Then there is... The Sheep. A symbolic, strange character played here, as in the 2013 Soho Rep production, by David Greenspan. The sheep is not real. The sheep is creepy. The sheep warns Marie about the future and demands to be pet while invading her personal space. While the character itself feels unnecessary--particularly given that the territory Adjmi covers with the Sheep is already covered by the Revolutionary--Greenspan embodies the sheep with an underlying menace that pays off in the end.
And of course, there is Marie herself.
|Marie (Ireland), Lamballe (Ikeda) and Polignac (Ziles).
Marin Ireland's Marie Antoinette is a marvel to behold. Frenetic, anguished, flippant, despairing, callous, genuine, bursting at the seams of a video square.
Ireland’s performance brims with teetering layers that are peeled away as the show goes on, starting with a frosted pink top of pompous celeb silliness and ending with something pathetic, trapped underneath glass, aching to get out. What exactly that “something” is, neither the audience--nor Marie--truly knows. Nor does she ever really find out.
Some of the more revealing moments of Marie’s gilded-cage come from nostalgia for her childhood at Schönbrunn, a Von-Trapp like existence that she describes as "playing in the mountains, singing songs.” She longs to hear news of her childhood governess. She asks her elder brother if he remembers playing outdoors.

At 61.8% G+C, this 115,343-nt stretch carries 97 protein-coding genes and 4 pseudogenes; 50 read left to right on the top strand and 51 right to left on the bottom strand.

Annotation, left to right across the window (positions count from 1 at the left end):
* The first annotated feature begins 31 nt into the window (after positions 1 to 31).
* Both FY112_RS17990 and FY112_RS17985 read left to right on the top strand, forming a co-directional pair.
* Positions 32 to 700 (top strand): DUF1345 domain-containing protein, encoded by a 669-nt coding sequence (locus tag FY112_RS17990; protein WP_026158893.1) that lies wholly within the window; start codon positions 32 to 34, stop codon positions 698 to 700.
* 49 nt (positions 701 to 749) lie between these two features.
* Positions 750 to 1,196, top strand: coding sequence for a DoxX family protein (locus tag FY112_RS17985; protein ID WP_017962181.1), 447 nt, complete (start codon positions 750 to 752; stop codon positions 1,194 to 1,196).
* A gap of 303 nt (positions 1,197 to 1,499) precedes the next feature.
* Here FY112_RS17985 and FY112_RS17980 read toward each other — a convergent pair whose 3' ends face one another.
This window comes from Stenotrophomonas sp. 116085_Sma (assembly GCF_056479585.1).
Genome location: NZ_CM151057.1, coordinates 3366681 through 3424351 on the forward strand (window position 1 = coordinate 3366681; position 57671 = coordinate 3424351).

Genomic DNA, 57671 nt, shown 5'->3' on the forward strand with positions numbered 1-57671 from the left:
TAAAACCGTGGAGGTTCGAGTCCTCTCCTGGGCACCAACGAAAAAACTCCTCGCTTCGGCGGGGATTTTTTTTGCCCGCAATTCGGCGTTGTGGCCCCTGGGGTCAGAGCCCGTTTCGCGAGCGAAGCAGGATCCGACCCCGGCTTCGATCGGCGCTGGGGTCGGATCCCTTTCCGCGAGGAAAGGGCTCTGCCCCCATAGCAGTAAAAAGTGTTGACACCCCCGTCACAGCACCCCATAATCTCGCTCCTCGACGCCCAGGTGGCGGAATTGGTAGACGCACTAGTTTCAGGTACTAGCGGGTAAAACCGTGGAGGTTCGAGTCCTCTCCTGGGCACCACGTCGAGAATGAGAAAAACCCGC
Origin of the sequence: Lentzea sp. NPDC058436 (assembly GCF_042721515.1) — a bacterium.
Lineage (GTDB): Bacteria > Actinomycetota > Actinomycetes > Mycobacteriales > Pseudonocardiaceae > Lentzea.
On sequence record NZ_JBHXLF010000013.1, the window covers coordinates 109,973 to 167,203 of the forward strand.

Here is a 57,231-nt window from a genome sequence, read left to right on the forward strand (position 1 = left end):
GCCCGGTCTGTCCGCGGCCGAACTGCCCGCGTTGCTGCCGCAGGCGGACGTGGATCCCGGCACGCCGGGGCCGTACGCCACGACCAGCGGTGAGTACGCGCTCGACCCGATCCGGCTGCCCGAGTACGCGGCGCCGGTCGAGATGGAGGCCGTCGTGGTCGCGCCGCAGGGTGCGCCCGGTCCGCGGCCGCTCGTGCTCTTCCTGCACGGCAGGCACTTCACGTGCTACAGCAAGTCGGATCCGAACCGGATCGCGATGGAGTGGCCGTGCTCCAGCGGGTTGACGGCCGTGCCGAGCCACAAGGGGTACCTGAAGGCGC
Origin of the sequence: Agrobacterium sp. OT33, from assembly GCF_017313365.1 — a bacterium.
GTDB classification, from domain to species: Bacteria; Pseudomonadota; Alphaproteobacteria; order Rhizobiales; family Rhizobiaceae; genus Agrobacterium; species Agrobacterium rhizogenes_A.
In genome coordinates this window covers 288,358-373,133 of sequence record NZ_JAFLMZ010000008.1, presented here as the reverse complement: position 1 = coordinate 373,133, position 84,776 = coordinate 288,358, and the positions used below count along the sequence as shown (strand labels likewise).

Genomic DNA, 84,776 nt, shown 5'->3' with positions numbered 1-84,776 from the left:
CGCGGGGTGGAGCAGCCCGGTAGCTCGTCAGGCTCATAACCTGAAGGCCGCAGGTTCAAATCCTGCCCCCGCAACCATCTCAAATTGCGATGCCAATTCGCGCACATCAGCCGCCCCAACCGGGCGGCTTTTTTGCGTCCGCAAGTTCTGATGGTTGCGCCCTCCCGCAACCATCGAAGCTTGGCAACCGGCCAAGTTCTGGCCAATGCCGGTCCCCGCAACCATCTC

Yet when her childlike longing begins to reveal something more serious underneath, it’s immediately dismissed and not dwelled upon. How could it be, when more important things--like having an heir, like dealing with the revolution--are at stake?
Ireland's blithe like-so-ums in Act I are interspersed with bursts of thoughtfulness, revelations of despair and something like intelligence inside her, only to be plastered over again with the need for distraction, the need to ignore anything serious.
With Ireland, this lack of seriousness projects a shield-like protectiveness. Marie’s frantic revelation to Fersen that she was accosted at the Assembly by a man clad in black, who told her that what she’s now experiencing is nothing, and all this is but a “preamble to your suffering,” is reflected on in a moment of horror before Ireland slaps on a smile, offering Fersen chocolate.
|"I've been having nightmares." A late Act I revelation with Marie and Fersen.
As Act I goes on, however, it becomes impossible for her to continue in ignorance. And by Act II, Marie is forced to shift gears, trading macarons for poorly thought out escape plans and ciphers.